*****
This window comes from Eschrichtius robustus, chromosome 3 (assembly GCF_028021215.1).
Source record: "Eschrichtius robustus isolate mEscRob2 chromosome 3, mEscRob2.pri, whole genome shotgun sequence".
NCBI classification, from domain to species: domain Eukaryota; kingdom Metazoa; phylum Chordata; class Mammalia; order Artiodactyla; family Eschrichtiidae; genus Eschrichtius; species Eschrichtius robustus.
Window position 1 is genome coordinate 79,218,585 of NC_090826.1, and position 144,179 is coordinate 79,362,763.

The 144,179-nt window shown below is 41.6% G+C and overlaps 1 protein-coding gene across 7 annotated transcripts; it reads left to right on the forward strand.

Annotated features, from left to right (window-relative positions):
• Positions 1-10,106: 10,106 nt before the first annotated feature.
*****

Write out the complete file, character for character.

This window comes from Eschrichtius robustus, chromosome 3 (assembly GCF_028021215.1).
Source record: "Eschrichtius robustus isolate mEscRob2 chromosome 3, mEscRob2.pri, whole genome shotgun sequence".
NCBI classification, from domain to species: domain Eukaryota; kingdom Metazoa; phylum Chordata; class Mammalia; order Artiodactyla; family Eschrichtiidae; genus Eschrichtius; species Eschrichtius robustus.
Window position 1 is genome coordinate 79,218,585 of NC_090826.1, and position 144,179 is coordinate 79,362,763.

The 144,179-nt window shown below is 41.6% G+C and overlaps 1 protein-coding gene across 7 annotated transcripts; it reads left to right on the forward strand.

Annotated features, from left to right (window-relative positions):
• Positions 1-10,106: 10,106 nt before the first annotated feature.